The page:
A shocking report released yesterday by controversial nutritionalist, Professor Sol T. MacAdamias, claims that food allergens are a hoax, like Piltdown Man and Hitler's Diaries.
The barmy boffin said, "there has been a lot of press recently about people collapsing all over the place after eating foods that contain things like nuts and stuff, but the whole shenanigans have been exaggerated way out of proportion. Whiny individuals are using allergens as a way of not having to eat foods they simply don't like, or for work-shy slackers to get a few days off work."
"Under laboratory conditions we fed tripe, jellied eels and escargot to a bunch of volunteers, or was it some lay-about psychology students, anyway, although the skin scratch tests did not indicate there would be a negative response on consumption, the test group were soon holding their throats and gagging, thus proving that allergenic reactions are psychosomatic."
The statement has caused indignation among anaphylaxis societies who claim that not enough is being done to protect people from hidden allergens in manufactured food stuffs.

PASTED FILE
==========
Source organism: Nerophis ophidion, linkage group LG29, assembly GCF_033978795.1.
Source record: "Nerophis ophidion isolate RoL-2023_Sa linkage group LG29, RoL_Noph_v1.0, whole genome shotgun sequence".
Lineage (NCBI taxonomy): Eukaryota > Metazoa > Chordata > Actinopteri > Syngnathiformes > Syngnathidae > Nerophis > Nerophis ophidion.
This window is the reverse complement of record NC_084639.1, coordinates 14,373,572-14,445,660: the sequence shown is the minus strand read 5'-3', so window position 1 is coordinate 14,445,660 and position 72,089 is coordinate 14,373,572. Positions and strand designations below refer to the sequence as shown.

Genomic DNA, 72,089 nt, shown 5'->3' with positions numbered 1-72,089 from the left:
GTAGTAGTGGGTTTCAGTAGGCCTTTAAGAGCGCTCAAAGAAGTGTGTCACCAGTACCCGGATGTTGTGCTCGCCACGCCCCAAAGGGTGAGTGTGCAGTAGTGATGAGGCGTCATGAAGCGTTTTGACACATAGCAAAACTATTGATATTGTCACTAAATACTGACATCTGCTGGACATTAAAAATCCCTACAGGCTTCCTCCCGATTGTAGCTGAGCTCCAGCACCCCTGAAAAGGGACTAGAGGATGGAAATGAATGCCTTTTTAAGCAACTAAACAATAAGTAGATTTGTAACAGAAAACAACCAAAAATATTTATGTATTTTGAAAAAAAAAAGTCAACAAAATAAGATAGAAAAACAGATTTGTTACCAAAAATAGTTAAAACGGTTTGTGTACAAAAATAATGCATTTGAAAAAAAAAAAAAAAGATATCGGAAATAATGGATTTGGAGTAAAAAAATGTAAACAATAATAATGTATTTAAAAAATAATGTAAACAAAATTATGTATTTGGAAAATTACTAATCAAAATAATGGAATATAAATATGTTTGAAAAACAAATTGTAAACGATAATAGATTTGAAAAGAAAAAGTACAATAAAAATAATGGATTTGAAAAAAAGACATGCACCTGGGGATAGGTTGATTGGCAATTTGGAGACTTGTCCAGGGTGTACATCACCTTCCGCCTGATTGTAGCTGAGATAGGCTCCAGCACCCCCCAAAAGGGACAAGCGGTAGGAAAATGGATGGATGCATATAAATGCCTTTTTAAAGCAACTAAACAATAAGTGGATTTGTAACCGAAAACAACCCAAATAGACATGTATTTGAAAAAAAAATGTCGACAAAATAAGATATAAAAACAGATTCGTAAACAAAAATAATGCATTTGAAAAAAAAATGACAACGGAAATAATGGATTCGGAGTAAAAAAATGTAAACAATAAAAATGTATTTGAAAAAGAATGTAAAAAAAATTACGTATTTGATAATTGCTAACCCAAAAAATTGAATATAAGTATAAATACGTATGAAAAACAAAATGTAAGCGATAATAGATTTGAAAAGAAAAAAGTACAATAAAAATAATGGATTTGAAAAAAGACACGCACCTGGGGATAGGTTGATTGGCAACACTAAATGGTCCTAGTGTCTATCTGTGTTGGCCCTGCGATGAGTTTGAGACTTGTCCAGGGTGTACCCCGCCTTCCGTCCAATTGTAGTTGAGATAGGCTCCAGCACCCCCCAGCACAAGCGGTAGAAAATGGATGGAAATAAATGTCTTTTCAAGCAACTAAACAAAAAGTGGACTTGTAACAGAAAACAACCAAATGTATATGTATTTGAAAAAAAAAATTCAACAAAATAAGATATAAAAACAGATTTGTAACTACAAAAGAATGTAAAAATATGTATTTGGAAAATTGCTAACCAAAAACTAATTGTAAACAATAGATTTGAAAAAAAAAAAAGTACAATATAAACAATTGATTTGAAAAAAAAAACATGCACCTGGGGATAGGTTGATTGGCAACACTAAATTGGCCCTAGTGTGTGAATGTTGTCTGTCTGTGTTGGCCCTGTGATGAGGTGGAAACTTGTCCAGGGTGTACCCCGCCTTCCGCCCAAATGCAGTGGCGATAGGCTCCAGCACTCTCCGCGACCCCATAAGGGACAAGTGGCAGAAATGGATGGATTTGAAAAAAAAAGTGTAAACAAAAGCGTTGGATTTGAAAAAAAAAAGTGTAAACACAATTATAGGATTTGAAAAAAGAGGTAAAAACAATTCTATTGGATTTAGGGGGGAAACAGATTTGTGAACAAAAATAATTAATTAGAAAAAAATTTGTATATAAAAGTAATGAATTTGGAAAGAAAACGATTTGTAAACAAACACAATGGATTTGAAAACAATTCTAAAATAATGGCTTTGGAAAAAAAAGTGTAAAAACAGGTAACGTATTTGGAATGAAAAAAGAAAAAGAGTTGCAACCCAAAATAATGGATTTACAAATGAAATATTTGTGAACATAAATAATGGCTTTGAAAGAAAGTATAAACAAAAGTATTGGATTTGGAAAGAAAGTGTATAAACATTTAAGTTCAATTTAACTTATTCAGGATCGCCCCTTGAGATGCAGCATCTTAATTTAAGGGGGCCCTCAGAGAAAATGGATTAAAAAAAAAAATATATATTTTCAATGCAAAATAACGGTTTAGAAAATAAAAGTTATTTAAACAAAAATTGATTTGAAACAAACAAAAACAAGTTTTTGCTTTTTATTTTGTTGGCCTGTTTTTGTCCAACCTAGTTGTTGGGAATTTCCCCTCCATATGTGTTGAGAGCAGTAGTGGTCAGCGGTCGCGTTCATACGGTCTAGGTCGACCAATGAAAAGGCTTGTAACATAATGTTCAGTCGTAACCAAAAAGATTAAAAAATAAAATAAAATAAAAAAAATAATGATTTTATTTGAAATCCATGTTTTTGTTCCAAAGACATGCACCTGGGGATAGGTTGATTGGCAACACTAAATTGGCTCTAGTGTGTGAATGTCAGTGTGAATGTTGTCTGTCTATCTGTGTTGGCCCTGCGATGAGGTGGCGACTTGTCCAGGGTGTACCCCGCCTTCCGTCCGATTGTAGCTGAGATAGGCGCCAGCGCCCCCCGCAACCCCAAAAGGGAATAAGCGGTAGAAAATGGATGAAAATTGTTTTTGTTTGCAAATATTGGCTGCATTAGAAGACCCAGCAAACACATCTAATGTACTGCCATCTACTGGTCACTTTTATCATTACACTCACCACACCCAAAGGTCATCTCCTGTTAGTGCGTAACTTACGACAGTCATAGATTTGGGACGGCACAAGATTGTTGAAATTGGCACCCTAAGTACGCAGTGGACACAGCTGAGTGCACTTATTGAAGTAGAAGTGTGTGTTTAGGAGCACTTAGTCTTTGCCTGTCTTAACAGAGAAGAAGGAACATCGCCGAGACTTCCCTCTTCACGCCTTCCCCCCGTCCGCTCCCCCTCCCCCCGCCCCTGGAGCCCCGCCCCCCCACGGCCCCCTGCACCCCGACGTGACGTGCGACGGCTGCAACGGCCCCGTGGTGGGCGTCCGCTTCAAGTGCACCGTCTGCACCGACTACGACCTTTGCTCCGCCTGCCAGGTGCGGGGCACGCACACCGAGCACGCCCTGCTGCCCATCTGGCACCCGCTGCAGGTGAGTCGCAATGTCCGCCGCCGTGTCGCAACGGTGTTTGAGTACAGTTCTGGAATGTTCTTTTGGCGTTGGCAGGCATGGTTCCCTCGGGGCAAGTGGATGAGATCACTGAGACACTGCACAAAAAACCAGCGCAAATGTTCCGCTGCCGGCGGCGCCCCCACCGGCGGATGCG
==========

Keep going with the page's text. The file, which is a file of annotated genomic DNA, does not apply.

"Products are being labelled as ‘May Contain Allergens', but they need to go one step further and tell us not to eat it as well," simpered a so-called allergen-awareness campaigner. "I ate a Topic," she continued. "It said ‘Contains Hazelnuts' on the wrapper. I am allergic to this type of nut but it did not go on to say ‘Individuals allergic to hazelnuts must not eat this delicious confection of light nougat and chocolate'. My throat swelled up like a beach ball. So I called Claims Direct and they got me £2,700."
Peanut brittle manufacturers were rubbing their hands with glee. "We have seen retail sales treble since this report came out," said Mr. K. P. Knutts. "We are hoping for similar trends with sugared almonds, pecan pie and walnut whips."
The former lead singer with 70's folk band Pickety Witch, Sheila Russell, famous for being allergic to modern day life and spending most of her life in a bubble was unavailable for comment. "She's had a severe reaction to the telephone receiver," said an intensive care nurse.